Immatin, Far'ata, 'Izbet alTabib, Habla, Nabi Elias
There’s a huge contrast between how happy and gay we are after our meetings with the Palestinian women and what we know and learn about the actions of the occupation. At least we can take some comfort in the fact that we’re undermining the occupier’s efforts to isolate Israelis from Palestinians.
09:00 Immatin. Four of the regulars arrived today. They said the others didn’t come due to the cold. The room we were in was truly freezing despite the small electric heater the women had put there.
Nurit led the class, assisted by Dafna. Though the temperature was low the atmosphere in the class was warm and happy, filled with joy and laughter.
09:15 Far’ata. Nirit, Sara'leh and Dvorka went to meet S., the Far’ata village head, and Rula, a member of the village council who’d asked us a few weeks ago to come there also to teach women. She was to present them with the alternatives we proposed and let us know.
We learned from S. that despite the fact that Immatin and Far’ata were combined into a single municipality administered from Immatin, some activities are still carried out in the Far’ata municipal building. The village head serves without pay. They collect payments from the residents for water and electricity and transfer them to the Palestinian Authority. The Health Services meet there every three weeks.
S. described again the harassment they’re subjected to by the settlers of Gil’ad's ranch who cut down trees and burn trees and cars; they’re not allowed to cultivate their olive trees, and when they do receive permission to access their lands they find half the crop has been stolen by the robbers from Gil’ad's ranch.
This time we also learned that when villagers gather where settlers had attacked and call the army for help, the usual response is “first leave the area.” When they disperse the army simply doesn’t show up. When the police and army do come they have no intention of catching the hoodlums, and they don’t, of course.
The Far’ata municipal building is built on a hillside overlooking the hills around Nablus, Awarta, Beita and other villages. The lovely, snow-capped peaks of the hills are also visible. Our hosts showed us photographs they’d taken of snow in the village, the children and youths happily playing outside. The sight of the little village, the narrow, picturesque lanes reminded me of ancient villages elsewhere in the world. We all thought about tourism and about how good life could be here were it not for Israel and the conflict.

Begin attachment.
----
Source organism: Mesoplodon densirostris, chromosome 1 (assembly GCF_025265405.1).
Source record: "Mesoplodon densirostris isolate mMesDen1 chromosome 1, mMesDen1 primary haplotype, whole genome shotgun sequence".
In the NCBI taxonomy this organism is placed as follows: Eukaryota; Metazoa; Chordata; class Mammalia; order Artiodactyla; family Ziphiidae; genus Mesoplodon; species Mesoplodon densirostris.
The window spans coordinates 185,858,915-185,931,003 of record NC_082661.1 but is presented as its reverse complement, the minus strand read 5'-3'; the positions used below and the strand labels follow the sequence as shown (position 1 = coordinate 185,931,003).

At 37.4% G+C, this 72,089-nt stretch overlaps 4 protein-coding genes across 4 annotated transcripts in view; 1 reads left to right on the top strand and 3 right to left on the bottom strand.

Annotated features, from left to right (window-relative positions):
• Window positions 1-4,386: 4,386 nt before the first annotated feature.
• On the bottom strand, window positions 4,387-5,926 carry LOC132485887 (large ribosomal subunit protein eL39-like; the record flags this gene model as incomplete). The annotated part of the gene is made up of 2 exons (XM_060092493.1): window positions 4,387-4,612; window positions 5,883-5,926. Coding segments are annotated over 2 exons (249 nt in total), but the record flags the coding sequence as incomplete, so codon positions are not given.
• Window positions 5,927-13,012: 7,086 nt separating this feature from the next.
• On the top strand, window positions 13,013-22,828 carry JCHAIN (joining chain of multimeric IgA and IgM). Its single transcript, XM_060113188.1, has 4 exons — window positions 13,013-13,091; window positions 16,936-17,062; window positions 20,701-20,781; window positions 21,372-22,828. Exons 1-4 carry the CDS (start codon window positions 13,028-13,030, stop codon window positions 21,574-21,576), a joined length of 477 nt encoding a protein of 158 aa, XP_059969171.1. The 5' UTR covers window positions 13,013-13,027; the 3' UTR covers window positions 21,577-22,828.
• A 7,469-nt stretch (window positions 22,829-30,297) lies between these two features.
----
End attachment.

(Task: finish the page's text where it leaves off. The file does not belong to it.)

10:30 We picked up Nurit and Dafna and drove to Nabi Elias.
A few women already waited at the club for Sara'leh and Dafna. They explained that others didn’t come because of the cold.
The meeting here was also warm, cheerful and filled with laughter. The women and Sara'leh, Dafna and Nurit greeted each other happily. It was also enticing to see all the colorful socks and other items they’d made at home and brought with them. Again we met the volunteer coordinator who’d hadn’t come since she’d given birth. Dafna and Sara'leh also made a condolence call to one of the women whose husband had died after a long illness.
11:45 Izbet Tabib. The roadblock at the entrance was open. Our friends weren’t in the village. We sat in the school courtyard and spoke to the principal. The school is very small, only 51 pupils. We had the impression that all was calm there, that the principal even had time to sit outside and enjoy the winter sun. The children continue to high school in a neighboring village. We met the younger brother of the youth who’d been arrested a few days ago; after being interrogated he’d been stabbed by the two soldiers who were to have released him and left on the road, far from home (according to news reports). The boy said that after the soldiers abandoned his brother on the road at 2 in the morning near the Qalqiliya DCO he’d been picked up by a passing taxi, brought home, and taken from there for treatment to the hospital in Qalqiliya.
Nadim, as usual, was very helpful, not only translating but in making contact with the village residents, finding our way through the alleys and with good advice about how to behave.
13:20 Habla. The gates were open when we arrived; few people were there.